A company contracted by Walmart recently lost a lawsuit filed by workers at a California warehouse that is partially owned by Walmart.
The 568 workers claimed they were owed $4.7 million for alleged wage theft by Walmart contractor Schneider Logistics, which operates a Walmart distribution center in Mira Loma, Calif.
The workers unload and load goods at the warehouse that are bound for Walmart stores. They claimed in their lawsuit that Schneider Logistics failed to pay them for overtime and illegally deducted wages from their paychecks, reported The Huffington Post.
While this is an important victory for the workers, it's rare especially in light of how corporate America ripped off Americans for billons in 2013.
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According to AlterNet.org, JP Morgan, Xerox, and eFunds Corp. all make money off the nationwide SNAP food stamp program by collecting fees from state governments to distribute the benefits, which the states could do themselves.
“[SNAP] is a very important business to JP Morgan," a bank spokesperson told Bloomberg News. "It’s an important business in terms of its size and scale... The good news from JP Morgan’s perspective is the infrastructure that we built has been able to cope with that increase in volume.”
If there is another Wall Street meltdown, the major banks have made sure the laws give them first claim (ahead of savings deposit insurance, pension funds, etc) if their high-risk derivatives crash as they did in 2008. In other words, the house always wins, even win it loses, notes AlterNet.org.
These same banks don't want any financial relief for college graduates whose college loans can never be refinanced or nullified via bankruptcy like normal loans, reports Salon.com. Student loans will stay with students until they die, and after death will stick to their co-signing parents, according to Forbes.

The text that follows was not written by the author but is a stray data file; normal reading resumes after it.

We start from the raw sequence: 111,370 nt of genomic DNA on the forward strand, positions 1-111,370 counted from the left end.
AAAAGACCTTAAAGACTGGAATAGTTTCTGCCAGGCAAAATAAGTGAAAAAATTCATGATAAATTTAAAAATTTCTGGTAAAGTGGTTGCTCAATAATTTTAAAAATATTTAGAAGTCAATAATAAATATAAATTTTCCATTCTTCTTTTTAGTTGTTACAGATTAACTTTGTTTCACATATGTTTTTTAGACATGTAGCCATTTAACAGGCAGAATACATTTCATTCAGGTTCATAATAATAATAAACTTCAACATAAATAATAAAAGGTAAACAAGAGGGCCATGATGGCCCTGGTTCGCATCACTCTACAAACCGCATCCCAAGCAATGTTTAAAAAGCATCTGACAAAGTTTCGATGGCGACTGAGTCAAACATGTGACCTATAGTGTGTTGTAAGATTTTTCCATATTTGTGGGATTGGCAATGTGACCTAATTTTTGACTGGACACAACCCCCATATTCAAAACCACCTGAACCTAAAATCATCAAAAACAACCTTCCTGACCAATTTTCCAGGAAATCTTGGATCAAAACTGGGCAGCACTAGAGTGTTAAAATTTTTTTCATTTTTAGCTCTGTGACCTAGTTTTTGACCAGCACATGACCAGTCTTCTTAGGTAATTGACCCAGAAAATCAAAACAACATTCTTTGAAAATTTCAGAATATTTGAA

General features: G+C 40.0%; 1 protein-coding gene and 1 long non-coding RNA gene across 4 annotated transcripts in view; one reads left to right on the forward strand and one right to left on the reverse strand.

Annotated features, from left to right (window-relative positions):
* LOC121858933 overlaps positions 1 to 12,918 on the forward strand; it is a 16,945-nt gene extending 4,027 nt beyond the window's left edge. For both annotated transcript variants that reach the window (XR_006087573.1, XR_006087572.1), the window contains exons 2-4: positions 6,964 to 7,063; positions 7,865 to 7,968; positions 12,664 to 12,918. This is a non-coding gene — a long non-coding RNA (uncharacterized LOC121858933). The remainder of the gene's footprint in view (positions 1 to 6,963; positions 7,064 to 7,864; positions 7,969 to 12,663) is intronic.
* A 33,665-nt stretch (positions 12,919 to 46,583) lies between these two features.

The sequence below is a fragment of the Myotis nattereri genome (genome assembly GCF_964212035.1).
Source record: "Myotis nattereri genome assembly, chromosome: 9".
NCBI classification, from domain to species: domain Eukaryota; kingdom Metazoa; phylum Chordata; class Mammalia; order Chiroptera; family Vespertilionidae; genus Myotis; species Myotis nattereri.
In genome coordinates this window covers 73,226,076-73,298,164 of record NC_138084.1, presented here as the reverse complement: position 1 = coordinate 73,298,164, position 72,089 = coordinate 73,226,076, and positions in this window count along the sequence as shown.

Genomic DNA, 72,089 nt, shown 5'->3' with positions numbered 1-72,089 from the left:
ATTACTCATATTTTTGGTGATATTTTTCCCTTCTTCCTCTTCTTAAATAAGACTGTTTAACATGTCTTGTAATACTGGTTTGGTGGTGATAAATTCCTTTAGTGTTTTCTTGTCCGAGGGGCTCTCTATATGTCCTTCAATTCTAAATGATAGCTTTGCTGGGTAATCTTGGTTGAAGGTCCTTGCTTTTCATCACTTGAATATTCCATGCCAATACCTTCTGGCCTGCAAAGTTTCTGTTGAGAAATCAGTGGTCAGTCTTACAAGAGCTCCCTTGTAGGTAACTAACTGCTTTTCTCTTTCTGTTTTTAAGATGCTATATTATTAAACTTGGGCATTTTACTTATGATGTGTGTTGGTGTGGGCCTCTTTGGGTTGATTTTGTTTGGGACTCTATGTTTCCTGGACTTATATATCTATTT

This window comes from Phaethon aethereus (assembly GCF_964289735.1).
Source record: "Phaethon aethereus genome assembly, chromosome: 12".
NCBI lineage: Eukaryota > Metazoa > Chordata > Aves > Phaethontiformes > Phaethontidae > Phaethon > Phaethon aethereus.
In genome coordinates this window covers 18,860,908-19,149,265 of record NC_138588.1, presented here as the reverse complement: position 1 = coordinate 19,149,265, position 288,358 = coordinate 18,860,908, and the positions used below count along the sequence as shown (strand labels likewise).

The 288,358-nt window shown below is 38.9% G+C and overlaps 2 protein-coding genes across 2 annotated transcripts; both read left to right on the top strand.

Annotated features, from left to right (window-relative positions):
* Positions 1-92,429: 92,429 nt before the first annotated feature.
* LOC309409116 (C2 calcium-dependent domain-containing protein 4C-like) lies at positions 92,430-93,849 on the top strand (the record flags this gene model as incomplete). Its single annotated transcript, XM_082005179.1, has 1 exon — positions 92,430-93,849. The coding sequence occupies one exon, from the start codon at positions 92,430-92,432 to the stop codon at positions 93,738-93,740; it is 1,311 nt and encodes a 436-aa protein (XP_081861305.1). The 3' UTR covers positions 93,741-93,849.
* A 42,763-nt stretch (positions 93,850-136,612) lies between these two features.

When it comes to federal income taxes, 69% of U.S. corporations have been able to avoid paying, thanks to loopholes, subsidies and other types of corporate welfare. This denies the federal government and state governments of billions of much-needed tax dollars, noted The Huffington Post.
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One of those corporations paying no taxes includes the National Football League (NFL), which rakes in billions of dollars each year. How is this possible? The NFL is considered a non-profit organization, notes USA Today.
Even after making billions, the NFL often hits up cash-strapped cities and states to build new stadiums by upping local taxes.
You may never go to a NFL game, but you're paying (in full or partially) for the Washington Redskins, Cincinnati Bengals, Minnesota Vikings, Seattle Seahawks, San Francisco 49ers and the Pittsburgh Steelers' stadiums. The Dallas Cowboys got tax dollars for their billion-dollar stadium and didn't have to pay their $6 million property tax bill.
According to The Atlantic, a Harvard University study found that 70 percent of money for NFL stadiums was paid for by taxpayers, instead of the NFL owners, who always promise tons of "great jobs" will be created, like selling soda and peanuts.